UC Davis Health plays a major role in reducing both causes of death, through lung cancer prevention efforts and leading-edge treatment at the UC Davis Comprehensive Cancer Center and an addiction treatment program at UC Davis Medical Center.
Making strides in lung cancer prevention, treatment
Lung cancer is the leading cause of death among American men and women, and the UC Davis Comprehensive Cancer Center has been at the forefront of innovative lung cancer treatment and prevention for years. Its oncologists are international leaders in genetic testing on lung tumors to find targets for precision medical treatments.
Researchers also have led numerous and novel national clinical trials of new therapies. These trials have produced more effective treatments, including immunotherapies, that have decreased lung cancer death rates.
In the hopes of catching lung cancers earlier when they are most treatable, the Cancer Center is working to increase screening in communities across Northern California, especially among African Americans, who suffer disproportionately from the disease.
David Cooke, head of thoracic surgery at UC Davis Health, serves as a national spokesperson for the American Lung Association. He continues to advocate for lung cancer screening, pointing out that lung cancer kills more Americans than breast, prostate and colon cancer combined.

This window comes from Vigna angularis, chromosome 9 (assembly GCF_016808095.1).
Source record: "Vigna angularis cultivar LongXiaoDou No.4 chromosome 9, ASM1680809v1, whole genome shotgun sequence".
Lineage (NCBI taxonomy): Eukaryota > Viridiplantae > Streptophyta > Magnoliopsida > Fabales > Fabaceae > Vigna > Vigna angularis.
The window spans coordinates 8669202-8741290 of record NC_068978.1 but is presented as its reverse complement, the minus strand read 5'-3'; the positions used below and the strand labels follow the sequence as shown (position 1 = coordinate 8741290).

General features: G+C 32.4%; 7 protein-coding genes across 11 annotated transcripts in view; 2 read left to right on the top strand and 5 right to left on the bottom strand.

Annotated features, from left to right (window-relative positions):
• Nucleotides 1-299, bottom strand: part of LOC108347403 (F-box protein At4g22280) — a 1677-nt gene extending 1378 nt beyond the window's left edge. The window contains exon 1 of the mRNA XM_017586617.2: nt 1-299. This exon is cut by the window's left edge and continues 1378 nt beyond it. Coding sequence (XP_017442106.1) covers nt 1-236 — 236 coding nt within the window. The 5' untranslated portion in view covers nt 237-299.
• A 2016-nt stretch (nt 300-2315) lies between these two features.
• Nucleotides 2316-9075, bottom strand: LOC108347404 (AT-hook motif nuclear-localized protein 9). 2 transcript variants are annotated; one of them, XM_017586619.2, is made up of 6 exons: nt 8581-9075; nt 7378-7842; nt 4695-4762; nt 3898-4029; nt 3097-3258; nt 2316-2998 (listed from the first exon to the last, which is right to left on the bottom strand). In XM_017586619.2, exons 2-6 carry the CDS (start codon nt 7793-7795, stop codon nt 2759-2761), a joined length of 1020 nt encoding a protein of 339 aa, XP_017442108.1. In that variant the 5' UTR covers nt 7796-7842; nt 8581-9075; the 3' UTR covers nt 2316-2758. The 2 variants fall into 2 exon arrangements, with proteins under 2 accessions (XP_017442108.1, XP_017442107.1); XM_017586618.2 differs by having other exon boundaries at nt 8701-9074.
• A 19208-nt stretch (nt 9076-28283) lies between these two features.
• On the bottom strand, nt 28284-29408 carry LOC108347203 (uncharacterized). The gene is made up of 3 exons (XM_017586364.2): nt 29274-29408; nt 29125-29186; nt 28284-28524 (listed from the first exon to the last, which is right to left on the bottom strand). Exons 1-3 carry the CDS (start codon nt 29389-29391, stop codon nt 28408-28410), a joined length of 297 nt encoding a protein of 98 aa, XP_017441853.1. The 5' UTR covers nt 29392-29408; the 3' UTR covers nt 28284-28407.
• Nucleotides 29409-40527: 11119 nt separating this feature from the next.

In addition to these efforts, the Cancer Center launched an integrated program to help patients quit smoking and is engaging local governments in the discussion around sales bans of addictive tobacco products.
Leaders in reducing opioid deaths
Opioid use disorder affects more than 2 million Americans, but UC Davis Health’s drug treatment program is working to stop patients from becoming statistics.
The treatment program, which has placed UC Davis Health as a leader in the state and the nation in addressing the opiate crisis, looks at addiction as a disease that’s treatable rather than a death sentence or moral failing.
Patients are identified as having an opioid addiction in the emergency room. Then, they are started on buprenorphine, an oral opioid medication that significantly reduces withdrawal symptoms.
Once patients are stabilized, certified drug and alcohol counselors give them customized treatment plans and support their transition to a local rehabilitation program.
As a result of the program’s success, two more certified addiction counselors have joined UC Davis Medical Center’s social services department.
In addition to this program, UC Davis Health pain specialist David Copenhaver continues his work on various non-opioid treatments for cancer patients. These range from block nerves and stimulating the spinal cord to injecting steroids to prescribing new drugs that curb pain but don’t lead to addiction.